Improper money management is one of the most common problems for small businesses. It’s difficult to accurately predict all your expenses, particularly if you’re a first-time entrepreneur or working in a new industry. Proper financial planning can easily make the difference between business success and a bankrupt startup. Make sure you plan for these easily overlooked expenses to safeguard against financial failure.
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Free advertising will only get you so far. If you have a social media expert on your team, you may be able to stretch low-cost marketing further than some, but you should still budget for paid advertising campaigns. Facebook’s changing algorithms make it increasingly important to pay for exposure. Other sites like Instagram are hosting sponsored posts now as well. Accept early on that you can’t spread the word about your company without a financial investment in your marketing efforts.
Employee Training and Raises
While you’ve probably allocated funds for employee payroll already, you may have forgotten about the anticipated raises and bonuses that typically occur once a year. When you’re working on long-term financial projections, it’s essential that you account for raises and other financial incentives. If you’re not providing your employees with regular pay raises, you may experience higher turnover.
There are many ways to minimize employee turnover, but even the best companies will lose workers from time to time. It’s therefore important to include employee training in your budget. This may include training manuals or videos, learning materials, and extra hours. Some companies pay employees a premium for the hours when they’re training new hires, which is another expense to account for.
Whether you’re in a high-tech industry, or simply using your office computer for email, word processing, and other basic functions, your technology won’t hold out forever. Invest in laptops from a reputable company like Lenovo from the beginning to ensure the longest lifespan for your equipment, but don’t neglect to include upgrades, repairs, and replacements in your budget as well. Get more information about your options now so you can plan accordingly for the future.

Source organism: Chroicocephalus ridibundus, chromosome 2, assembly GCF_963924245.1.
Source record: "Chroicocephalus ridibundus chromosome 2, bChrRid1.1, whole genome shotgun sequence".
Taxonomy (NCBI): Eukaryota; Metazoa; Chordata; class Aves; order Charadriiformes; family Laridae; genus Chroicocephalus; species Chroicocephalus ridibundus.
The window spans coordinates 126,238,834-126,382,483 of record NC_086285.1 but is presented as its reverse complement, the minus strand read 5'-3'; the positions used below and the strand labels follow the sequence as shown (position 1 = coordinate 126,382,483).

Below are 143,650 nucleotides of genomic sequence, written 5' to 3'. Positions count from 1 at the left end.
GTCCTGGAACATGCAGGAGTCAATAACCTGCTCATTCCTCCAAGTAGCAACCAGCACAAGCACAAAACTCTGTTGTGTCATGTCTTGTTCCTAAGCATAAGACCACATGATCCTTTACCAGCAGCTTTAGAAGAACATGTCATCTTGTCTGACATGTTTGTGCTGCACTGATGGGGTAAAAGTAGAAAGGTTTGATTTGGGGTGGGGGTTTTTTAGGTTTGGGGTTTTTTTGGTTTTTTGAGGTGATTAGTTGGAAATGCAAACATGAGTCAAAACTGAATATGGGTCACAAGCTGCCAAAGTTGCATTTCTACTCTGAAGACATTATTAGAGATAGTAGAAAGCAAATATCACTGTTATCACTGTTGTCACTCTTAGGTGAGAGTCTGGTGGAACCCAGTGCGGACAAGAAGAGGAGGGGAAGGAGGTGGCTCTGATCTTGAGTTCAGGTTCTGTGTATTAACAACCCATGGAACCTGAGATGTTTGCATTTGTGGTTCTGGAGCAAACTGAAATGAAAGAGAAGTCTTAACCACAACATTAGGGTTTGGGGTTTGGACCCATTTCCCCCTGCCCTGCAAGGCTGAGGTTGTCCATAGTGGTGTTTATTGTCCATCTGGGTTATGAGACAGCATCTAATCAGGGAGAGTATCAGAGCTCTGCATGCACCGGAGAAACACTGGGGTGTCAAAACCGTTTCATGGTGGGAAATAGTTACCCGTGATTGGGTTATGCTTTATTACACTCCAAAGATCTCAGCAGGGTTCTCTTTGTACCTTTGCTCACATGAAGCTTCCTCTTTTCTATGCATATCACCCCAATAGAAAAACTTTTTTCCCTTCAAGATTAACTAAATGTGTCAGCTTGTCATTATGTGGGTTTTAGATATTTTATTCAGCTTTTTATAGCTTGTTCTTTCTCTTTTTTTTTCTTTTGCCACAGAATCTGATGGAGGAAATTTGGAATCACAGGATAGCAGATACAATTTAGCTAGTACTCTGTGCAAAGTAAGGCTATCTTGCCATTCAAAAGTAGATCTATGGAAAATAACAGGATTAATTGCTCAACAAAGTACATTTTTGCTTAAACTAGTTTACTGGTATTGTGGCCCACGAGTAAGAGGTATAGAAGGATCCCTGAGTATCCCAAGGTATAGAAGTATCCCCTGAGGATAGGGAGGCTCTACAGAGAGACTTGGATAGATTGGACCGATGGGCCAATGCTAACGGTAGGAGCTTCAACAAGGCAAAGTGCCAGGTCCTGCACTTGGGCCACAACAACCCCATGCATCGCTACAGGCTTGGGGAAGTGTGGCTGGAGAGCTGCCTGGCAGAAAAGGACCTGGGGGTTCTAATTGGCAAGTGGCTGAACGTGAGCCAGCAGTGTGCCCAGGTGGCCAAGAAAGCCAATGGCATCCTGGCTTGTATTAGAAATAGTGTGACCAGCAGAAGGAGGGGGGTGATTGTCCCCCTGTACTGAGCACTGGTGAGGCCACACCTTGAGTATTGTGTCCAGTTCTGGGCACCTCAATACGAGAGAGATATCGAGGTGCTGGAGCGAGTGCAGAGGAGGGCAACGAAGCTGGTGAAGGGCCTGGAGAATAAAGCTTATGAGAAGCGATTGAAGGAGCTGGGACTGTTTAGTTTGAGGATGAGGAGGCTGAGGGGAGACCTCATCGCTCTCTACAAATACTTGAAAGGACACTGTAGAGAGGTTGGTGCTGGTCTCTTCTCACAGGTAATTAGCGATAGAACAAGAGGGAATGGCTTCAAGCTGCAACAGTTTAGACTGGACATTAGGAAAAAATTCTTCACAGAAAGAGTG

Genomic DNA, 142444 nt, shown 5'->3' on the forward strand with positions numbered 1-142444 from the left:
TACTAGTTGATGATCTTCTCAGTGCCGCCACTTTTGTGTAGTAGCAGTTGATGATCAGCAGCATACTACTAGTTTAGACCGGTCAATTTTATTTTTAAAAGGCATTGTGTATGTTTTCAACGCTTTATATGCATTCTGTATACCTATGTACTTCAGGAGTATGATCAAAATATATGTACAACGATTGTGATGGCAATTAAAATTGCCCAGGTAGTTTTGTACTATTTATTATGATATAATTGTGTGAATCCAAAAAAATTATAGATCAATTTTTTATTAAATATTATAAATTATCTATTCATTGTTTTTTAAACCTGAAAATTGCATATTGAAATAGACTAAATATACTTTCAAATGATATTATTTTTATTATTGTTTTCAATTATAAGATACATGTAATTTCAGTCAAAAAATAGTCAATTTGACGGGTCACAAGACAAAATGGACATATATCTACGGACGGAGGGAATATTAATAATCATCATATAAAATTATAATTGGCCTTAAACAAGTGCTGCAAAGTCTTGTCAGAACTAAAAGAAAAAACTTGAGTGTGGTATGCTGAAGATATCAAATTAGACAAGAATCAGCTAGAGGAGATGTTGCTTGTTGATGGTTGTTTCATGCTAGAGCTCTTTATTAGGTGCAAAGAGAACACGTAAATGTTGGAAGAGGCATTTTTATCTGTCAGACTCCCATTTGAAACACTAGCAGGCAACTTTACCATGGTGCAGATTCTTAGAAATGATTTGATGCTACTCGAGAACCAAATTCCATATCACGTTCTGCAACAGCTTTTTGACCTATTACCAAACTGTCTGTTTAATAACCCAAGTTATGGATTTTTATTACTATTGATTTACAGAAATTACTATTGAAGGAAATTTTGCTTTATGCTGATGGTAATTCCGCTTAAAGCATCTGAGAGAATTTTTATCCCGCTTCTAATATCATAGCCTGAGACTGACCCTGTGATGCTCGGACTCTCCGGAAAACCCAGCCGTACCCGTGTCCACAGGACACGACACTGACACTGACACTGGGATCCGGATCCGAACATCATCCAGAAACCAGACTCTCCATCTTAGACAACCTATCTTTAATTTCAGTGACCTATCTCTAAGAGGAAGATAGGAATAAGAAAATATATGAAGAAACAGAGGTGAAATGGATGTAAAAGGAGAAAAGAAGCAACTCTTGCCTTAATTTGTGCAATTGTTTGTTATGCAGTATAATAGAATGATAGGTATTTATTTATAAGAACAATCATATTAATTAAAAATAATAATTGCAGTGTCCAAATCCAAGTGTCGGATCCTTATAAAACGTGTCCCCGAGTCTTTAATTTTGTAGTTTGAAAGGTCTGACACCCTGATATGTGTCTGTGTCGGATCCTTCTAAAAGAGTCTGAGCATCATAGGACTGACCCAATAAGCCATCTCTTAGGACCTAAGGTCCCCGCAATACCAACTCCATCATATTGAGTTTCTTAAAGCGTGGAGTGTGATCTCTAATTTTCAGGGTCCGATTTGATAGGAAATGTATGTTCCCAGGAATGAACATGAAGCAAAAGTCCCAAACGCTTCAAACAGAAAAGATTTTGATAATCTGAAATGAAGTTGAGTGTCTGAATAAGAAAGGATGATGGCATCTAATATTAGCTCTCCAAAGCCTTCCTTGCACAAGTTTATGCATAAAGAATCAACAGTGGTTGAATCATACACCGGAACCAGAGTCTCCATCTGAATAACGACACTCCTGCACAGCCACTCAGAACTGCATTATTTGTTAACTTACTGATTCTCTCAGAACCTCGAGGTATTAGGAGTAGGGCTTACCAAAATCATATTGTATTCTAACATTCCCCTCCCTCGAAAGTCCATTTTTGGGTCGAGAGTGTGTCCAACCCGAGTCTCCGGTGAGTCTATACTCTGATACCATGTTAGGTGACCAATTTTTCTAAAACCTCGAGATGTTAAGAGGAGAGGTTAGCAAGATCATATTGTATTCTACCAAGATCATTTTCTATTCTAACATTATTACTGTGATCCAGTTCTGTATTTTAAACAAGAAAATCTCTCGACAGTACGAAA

Building a small business often requires time on the road, but business travel can get expensive. If your business plan includes sending employees to distant locations for sales calls, you’ll need to factor in travel expenses. If you’re wining and dining your potential clients, this is another business expense to account for.
Attending conventions and trade shows is a valuable way to spread the word about your company, but attendance comes with a long list of expenses. You’ll need to invest in an eye-catching trade show display with features like a table cloth, tabletop display, banners, and pop-up displays. You’ll also need giveaway items to draw attendees to your table. Other expenses include registration fees, shipping for your trade show display and materials, and hotel stays, meals, and air fare for sales reps who plan to attend.
Licenses and Permits
Every business has different licensing requirements, so it’s important to research the specific permits and licensure necessary for your industry. Federal business licenses are required for those in heavily regulated industries such as pharmaceutical manufacturing, firearm sales, and alcohol manufacturing. State licenses apply to a diverse range of professionals, including cosmetologists, building contractors, and security guards. You may need to obtain local licensure for some businesses as well.
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Make sure you consider license expiration and renewal dates, and plan for any recurring fees associated with maintaining the necessary permits and licenses. Many of these are annual occurrences that are easily forgotten if you don’t keep track of them.
Running a successful small business requires a significant investment of both time and money. When you’re budgeting for your weekly, monthly, and annual expenses, it’s important to remember these easily overlooked areas. Include them in your financial planning now and you can adjust all other operations to ensure that your financial situation is as secure as possible. You can’t predict every expense that your company will face, but you can account for many of them when you take a detail-oriented approach with ample long-term projections.
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